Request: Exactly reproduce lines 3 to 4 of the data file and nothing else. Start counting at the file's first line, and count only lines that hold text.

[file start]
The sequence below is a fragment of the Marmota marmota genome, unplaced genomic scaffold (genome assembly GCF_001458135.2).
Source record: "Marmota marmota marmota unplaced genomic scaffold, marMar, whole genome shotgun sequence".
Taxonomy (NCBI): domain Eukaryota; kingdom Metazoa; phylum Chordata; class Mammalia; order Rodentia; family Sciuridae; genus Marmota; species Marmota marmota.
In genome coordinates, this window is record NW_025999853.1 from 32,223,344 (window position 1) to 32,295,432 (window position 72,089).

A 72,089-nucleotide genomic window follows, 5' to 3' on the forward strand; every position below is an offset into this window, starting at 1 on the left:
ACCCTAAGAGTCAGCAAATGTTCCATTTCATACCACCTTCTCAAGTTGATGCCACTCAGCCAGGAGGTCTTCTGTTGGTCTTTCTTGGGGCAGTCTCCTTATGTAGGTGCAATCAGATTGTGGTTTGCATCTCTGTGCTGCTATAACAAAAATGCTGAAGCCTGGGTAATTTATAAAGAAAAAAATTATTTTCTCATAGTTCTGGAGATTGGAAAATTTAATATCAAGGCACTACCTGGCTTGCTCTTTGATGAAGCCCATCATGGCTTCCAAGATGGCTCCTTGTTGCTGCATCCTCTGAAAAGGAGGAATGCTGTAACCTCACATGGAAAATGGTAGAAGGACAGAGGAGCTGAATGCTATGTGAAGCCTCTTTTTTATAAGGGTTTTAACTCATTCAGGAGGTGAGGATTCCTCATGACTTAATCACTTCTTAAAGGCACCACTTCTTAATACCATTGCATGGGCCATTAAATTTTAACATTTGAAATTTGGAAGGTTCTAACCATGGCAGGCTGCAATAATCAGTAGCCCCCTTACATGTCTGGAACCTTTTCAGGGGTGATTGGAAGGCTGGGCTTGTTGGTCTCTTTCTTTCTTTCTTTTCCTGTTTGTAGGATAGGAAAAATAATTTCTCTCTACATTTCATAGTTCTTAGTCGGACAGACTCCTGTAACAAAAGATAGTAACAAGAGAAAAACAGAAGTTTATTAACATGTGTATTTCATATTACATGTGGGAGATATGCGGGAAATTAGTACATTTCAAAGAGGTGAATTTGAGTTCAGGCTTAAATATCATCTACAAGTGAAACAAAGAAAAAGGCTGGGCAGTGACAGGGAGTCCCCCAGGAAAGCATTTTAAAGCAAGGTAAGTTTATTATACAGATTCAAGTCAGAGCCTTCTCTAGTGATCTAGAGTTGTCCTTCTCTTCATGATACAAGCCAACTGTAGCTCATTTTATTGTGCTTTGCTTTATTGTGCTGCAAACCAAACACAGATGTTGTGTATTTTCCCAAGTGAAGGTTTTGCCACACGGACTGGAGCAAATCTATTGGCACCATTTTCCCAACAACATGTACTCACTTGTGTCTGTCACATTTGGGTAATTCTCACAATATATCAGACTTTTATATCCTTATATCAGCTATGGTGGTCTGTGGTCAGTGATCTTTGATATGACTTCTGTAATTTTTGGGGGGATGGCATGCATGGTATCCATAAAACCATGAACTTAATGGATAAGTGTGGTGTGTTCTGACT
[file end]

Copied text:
Taxonomy (NCBI): domain Eukaryota; kingdom Metazoa; phylum Chordata; class Mammalia; order Rodentia; family Sciuridae; genus Marmota; species Marmota marmota.
In genome coordinates, this window is record NW_025999853.1 from 32,223,344 (window position 1) to 32,295,432 (window position 72,089).